Chief justice talks to law grads about innovation

ELON — The first class of the Elon University School of Law’s accelerated track graduated Saturday Dec. 16, and graduates heard from the state’s chief justice about the deep roots of their profession and its need for innovation.

“You are already the beneficiaries of innovation within the law thanks to Elon Law School’s decision to switch from three years of classes to two and a half, and to require a residency in which students are required to do real-life legal work,” keynote speaker N.C. Chief Justice Mark Martin said. “I commend Dean [Luke] Bierman and all of Elon’s administrators for their willingness to try out new methods in legal education in the pursuit of excellence. As lawyers, you should embrace that same attitude.”

In his remarks, Bierman said it was fitting that outgoing Elon President Leo Lambert’s last law school graduation as president was the first of the new curriculum he helped launch.

The 111 graduates were the first to go through the seven-trimester, two-and-a-half-year curriculum Elon switched to in fall 2015 that lets students graduate in December in time to take the bar exam in February. The timing lets graduates look for jobs in the spring while graduates from other law schools are studying for the bar in July.

Students also have to take full-time residencies with law firms to give them hands-on experience with working professionals.

“We worked at prestigious law firms, we worked on Capitol Hill, we proposed legislation,” said graduate Jordan Thompson, who spoke for his class. “We have pushed the boundaries for what a law student should be.”

Thompson also remembered and praised classmate Juma Jackson and associate professor Michael Rich, who both died from illnesses in 2016.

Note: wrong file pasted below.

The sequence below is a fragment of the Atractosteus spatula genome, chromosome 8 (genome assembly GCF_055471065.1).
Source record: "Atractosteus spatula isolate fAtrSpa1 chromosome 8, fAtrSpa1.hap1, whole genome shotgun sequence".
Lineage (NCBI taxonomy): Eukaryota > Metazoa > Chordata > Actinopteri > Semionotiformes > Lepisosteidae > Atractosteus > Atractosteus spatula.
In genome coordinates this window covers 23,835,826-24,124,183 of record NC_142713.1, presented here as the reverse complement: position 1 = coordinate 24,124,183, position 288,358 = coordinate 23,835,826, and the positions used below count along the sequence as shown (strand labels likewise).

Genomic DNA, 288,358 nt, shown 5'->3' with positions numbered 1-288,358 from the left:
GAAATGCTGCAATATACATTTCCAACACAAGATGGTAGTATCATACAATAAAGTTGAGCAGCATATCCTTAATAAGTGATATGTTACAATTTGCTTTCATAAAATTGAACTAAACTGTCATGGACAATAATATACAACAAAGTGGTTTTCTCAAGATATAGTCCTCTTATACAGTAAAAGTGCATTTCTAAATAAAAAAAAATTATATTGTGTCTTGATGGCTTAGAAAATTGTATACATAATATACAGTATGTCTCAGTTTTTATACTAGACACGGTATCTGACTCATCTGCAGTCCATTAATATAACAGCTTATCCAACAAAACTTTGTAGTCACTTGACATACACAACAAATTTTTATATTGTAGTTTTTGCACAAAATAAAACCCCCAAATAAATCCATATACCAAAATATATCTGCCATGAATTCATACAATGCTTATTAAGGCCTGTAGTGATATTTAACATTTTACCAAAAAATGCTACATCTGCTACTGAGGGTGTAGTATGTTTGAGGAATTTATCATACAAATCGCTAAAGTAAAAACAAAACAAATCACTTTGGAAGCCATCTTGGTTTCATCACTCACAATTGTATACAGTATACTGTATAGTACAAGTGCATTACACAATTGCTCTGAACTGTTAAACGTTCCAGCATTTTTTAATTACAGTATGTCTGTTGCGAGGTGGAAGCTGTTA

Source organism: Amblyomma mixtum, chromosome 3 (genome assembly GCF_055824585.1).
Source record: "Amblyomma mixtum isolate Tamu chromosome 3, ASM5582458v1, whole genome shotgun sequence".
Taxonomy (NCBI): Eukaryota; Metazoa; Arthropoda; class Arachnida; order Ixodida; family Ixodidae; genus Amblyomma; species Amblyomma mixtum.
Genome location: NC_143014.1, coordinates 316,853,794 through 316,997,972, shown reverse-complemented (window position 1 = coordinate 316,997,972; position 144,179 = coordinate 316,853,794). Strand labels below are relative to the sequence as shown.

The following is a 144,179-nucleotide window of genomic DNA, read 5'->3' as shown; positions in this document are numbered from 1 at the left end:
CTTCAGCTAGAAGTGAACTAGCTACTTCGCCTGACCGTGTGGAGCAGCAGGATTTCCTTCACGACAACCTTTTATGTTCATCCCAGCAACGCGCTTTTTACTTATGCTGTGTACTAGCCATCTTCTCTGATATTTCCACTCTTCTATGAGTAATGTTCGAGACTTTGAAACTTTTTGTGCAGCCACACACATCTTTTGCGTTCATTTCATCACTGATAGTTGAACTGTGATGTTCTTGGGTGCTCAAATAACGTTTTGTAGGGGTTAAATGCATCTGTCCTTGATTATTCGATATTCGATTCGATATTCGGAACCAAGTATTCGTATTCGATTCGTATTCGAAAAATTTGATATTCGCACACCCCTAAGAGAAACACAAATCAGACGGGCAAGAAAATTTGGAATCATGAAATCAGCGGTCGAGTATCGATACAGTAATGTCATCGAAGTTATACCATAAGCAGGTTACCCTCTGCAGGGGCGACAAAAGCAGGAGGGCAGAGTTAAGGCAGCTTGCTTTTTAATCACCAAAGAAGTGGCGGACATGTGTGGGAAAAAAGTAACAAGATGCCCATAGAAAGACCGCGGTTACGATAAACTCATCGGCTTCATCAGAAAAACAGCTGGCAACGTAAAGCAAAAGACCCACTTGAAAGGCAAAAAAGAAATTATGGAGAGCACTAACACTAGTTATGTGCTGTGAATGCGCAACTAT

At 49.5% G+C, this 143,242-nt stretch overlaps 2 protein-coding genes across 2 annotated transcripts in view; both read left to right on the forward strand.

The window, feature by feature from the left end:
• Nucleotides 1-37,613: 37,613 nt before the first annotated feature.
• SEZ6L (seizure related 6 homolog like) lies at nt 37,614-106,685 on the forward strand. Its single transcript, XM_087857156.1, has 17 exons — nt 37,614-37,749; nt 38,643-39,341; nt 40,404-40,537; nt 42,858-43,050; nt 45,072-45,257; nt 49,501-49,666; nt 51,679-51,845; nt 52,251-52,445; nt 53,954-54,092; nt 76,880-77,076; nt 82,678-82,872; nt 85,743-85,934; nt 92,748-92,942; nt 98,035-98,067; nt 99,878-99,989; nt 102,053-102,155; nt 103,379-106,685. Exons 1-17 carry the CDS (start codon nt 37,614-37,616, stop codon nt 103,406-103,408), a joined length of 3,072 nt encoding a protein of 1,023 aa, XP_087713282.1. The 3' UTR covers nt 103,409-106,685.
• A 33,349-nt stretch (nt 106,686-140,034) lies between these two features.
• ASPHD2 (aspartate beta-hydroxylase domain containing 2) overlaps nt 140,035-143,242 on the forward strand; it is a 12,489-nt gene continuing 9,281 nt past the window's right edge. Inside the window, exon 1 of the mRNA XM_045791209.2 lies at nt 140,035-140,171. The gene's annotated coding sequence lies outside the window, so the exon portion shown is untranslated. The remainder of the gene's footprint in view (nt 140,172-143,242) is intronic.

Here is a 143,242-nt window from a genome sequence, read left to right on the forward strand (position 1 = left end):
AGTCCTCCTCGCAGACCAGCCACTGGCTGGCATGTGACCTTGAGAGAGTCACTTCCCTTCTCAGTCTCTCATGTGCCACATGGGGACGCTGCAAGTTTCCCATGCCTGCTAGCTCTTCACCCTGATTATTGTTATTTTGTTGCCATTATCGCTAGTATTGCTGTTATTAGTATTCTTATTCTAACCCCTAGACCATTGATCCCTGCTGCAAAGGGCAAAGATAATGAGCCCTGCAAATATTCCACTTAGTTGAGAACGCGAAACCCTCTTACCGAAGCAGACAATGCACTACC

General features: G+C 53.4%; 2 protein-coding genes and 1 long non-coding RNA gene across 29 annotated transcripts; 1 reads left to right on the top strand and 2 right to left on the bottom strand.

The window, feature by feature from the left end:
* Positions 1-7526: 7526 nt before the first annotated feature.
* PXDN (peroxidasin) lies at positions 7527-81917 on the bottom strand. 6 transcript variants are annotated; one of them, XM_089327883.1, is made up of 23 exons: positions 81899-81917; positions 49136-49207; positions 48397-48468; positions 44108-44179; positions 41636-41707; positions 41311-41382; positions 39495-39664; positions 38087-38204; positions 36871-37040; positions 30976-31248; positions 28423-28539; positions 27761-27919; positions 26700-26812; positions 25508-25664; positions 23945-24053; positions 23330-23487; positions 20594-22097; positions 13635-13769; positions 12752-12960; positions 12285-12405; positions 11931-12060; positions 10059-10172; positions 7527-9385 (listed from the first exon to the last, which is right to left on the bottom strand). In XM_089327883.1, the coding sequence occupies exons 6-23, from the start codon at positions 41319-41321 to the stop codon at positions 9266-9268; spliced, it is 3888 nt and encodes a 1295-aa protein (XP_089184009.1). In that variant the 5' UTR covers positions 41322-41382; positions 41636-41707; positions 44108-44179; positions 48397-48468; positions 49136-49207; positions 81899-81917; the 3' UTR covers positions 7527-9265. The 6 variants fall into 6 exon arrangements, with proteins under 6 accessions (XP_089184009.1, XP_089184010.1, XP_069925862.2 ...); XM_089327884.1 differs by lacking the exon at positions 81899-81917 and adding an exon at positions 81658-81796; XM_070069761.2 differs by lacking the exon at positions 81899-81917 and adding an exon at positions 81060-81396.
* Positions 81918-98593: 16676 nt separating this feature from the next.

Martin, the youngest chief justice in North Carolina history when he was appointed at the age of 35, talked about the roots of the legal profession, especially in the United States.

“You are joining an ancient and noble profession,” Martin said. “Half the signatures on the U.S. Constitution come from lawyers.”

And Martin talked about the ongoing role lawyers have in maintaining the republic.

“The study and practice of law promotes many ideals that are necessary for a free society to flourish,” Martin said, “the ability to understand the arguments that support each conflicting point of view, to be civil and peaceful when discussing our disagreements, and to demand fair process for all individuals, especially those who are unpopular.”

Martin told the new lawyers not to run from technology, but to use it to further their professional lives and serve the public.

“Lawyer innovators can harness technology to better serve the public and increase access to justice,” Martin said.

Technology also brings new legal questions up, Martin said, like the ethics of using the internet to expand a lawyer’s client base or privacy rights on mobile devices or the “cloud.”

“Lawyers not only use the law,” Martin said, “they have a role to play in shaping it.”

Reporter Isaac Groves can be reached at or 336-506-3045. Follow him on Twitter at @tnigroves.

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